[arin-ppml] Policy Proposal 117: Required Resource Reviews
info at arin.net
Mon Jun 21 08:39:29 EDT 2010
ARIN received the following policy proposal and is posting it to the
Public Policy Mailing List (PPML) in accordance with the Policy
This proposal is in the first stage of the Policy Development Process.
ARIN staff will perform the Clarity and Understanding step to make sure
that they understand the proposal and believe the community will as
well. Staff will report their results to the ARIN Advisory Council (AC)
within 10 days.
The AC will review the proposal at their next regularly scheduled
meeting (if the period before the next regularly scheduled meeting is
less than 10 days, then the period may be extended to the subsequent
regularly scheduled meeting). The AC will decide how to utilize the
proposal and announce the decision to the PPML.
In the meantime, the AC invites everyone to comment on the proposal on
the PPML, particularly their support or non-support and the reasoning
behind their opinion. Such participation contributes to a thorough
vetting and provides important guidance to the AC in their deliberations.
Draft Policies and Proposals under discussion can be found at:
The ARIN Policy Development Process can be found at:
Mailing list subscription information can be found
American Registry for Internet Numbers (ARIN)
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Policy Proposal 117: Required Resource Reviews
Proposal Originator: Owen DeLong
Proposal Version: 1
Date: 21 June 2010
Proposal type: new
Policy term: permanent
Replace the text "under sections 4-6" in section 12, paragraph 7 with
"under paragraphs 12.4 through 12.6"
Add to section 12 the following text:
10. Except as provided below, resource reviews are conducted at the
discretion of the ARIN staff. In any of the circumstances mentioned
below, a resource review must be initiated by ARIN staff:
a. Report or discovery of an acquisition, merger, transfer, trade or
sale in which the infrastructure and customer base of a network move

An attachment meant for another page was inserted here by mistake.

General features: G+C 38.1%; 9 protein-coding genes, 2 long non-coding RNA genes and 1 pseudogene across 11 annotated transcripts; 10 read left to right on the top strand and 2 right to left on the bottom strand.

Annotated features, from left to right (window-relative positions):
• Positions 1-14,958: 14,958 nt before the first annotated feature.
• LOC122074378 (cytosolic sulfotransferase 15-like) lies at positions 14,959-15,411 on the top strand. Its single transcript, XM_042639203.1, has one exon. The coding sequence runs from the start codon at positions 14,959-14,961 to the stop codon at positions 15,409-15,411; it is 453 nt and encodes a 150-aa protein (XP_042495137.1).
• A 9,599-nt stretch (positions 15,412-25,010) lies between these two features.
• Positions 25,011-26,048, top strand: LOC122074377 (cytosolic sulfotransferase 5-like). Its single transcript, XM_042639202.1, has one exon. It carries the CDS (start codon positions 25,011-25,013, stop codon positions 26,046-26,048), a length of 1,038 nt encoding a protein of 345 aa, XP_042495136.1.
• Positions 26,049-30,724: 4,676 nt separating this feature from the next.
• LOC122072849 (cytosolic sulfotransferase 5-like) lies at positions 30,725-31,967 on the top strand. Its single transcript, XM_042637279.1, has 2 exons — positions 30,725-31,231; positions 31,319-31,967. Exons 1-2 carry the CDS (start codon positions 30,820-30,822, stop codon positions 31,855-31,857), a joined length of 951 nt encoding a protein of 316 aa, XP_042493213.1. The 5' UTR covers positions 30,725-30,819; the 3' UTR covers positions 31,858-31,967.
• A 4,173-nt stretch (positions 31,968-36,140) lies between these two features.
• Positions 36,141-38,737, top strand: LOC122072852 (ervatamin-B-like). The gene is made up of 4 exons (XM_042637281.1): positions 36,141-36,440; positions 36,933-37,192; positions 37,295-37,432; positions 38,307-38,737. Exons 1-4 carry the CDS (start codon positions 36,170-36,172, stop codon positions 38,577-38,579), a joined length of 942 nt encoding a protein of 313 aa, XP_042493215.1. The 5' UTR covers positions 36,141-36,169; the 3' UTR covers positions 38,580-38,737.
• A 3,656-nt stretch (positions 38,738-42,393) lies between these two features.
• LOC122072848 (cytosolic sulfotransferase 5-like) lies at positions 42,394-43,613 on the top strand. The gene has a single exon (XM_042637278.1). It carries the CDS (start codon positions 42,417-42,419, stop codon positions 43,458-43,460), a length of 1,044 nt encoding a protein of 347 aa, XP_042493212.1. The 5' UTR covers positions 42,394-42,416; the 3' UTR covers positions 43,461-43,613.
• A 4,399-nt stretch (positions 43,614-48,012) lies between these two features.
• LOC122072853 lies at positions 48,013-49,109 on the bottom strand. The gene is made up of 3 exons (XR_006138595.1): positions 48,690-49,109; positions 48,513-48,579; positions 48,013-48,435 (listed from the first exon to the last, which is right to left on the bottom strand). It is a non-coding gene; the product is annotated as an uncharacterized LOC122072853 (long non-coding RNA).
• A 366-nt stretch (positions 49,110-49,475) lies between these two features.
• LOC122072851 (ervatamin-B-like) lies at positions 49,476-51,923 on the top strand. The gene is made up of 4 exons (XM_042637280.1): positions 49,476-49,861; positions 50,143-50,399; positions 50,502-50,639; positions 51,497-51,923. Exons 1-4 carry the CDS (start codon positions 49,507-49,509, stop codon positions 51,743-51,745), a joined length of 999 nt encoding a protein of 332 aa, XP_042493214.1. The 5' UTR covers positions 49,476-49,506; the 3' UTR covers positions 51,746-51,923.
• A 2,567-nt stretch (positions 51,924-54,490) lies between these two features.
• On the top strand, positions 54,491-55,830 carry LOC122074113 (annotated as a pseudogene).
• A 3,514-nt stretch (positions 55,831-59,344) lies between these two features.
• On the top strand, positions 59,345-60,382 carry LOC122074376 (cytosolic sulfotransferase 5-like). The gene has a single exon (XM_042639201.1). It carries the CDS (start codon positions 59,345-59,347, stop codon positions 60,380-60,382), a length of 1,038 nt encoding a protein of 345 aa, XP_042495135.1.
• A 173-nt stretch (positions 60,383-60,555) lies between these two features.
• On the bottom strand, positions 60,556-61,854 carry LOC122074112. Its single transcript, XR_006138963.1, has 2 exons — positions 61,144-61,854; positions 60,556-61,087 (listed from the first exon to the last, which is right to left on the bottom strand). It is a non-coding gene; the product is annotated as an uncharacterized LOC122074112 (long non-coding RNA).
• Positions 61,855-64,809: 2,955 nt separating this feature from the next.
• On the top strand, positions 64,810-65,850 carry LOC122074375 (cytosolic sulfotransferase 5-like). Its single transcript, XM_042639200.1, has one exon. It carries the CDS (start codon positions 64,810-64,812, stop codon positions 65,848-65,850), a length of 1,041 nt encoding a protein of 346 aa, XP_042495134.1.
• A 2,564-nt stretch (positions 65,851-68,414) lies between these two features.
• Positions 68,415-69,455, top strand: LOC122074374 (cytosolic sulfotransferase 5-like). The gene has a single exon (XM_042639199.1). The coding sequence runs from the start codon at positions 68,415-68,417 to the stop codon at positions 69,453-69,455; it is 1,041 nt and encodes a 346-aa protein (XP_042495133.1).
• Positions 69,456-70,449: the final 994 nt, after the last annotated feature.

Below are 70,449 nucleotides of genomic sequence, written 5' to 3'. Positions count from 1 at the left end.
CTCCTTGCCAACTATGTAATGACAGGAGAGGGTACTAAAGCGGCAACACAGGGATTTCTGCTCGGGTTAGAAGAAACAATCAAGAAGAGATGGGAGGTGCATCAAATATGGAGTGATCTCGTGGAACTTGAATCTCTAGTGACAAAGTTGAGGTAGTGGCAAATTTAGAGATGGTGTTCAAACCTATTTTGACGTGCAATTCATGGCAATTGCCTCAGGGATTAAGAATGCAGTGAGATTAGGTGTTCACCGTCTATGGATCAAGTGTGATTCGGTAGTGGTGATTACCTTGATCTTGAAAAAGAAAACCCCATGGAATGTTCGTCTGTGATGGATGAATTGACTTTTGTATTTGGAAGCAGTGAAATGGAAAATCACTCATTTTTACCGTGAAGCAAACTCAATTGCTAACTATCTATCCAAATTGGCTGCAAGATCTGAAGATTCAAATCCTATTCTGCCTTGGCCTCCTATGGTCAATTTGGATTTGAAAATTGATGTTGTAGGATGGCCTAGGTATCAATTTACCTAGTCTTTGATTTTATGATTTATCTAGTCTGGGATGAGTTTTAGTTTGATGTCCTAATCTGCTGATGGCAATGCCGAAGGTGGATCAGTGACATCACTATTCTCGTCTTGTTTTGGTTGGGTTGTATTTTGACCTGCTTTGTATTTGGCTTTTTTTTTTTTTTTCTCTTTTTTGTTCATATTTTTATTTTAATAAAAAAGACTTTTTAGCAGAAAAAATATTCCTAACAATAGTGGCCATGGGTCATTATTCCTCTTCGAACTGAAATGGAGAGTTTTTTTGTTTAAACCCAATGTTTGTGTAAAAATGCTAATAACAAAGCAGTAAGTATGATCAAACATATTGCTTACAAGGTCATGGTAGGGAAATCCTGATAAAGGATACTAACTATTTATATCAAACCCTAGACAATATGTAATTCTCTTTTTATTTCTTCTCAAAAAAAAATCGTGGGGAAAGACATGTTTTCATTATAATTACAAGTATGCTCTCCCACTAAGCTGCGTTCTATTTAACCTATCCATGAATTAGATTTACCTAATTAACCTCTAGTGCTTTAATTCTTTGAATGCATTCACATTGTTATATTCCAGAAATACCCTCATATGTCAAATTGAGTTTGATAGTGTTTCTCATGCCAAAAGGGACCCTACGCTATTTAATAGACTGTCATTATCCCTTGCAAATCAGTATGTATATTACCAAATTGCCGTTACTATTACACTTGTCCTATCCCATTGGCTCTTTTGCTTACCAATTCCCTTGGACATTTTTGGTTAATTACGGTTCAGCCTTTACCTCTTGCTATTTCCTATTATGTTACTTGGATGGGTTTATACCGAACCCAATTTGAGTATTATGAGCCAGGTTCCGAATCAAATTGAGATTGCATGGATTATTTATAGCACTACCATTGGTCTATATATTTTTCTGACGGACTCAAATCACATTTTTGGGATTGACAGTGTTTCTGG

from one organization to another organization, but, the applicable IP
resources are not transferred. In this case, the organization retaining
the IP resources must be reviewed. The organization receiving the
customers may also be reviewed at the discretion of the ARIN staff.
b. Upon receipt by ARIN of one or more credible reports of fraud or
abuse of an IP address block. The credibility of a report shall be
determined by ARIN staff. If staff determines a report is not
sufficiently credible, the reporter may appeal the decision to the ARIN
CEO. In this case, the decision of the CEO shall be final.
c.Upon receipt by ARIN of five or more reports from separate individuals
representing at least three separate organizations of fraud or abuse for
the same organization or the same IP address block.
d. In the case where an organization wishes to act as recipient of
resources pursuant to a transfer under section 8.3, unless otherwise
prohibited by paragraph 12.2(c).
e. An organization which submits a request for additional resources when
more than 25% of their existing resources are obscured in SWIP or RWHOIS
pursuant to section 220.127.116.11.6 (residential customer privacy).
The first change is a minor correction which improves clarity and
consistency of the original policy without changing the meaning.
The addition of 12.10 (a) through (e) serves to create a set of
circumstances under which a resource review is required, rather than
optional and entirely at ARIN staff discretion.
The majority of early comments on this proposal focused on 12.10 (e).
Mostly it was confusion about the exact ramifications. This section will
cause ARIN to maintain greater scrutiny only in cases where a given ISP
issues more than 25% of their total space to residential customers who
wish to remain anonymous and receive network blocks of /29 or larger. To
the best of my knowledge, there are not currently any ISPs which meet
this criteria. Additionally, it would only apply that scrutiny to IPv4,
and will not carry forward into IPv6 residential assignments.
This should improve the compliance verification of ARIN policies and may
result in the improved reclamation of under-utilized IP address space.
It should also serve as a deterrent to certain address hoarding tactics
which have come to light in recent history.
Timetable for implementation: Immediately upon ratification by the Board
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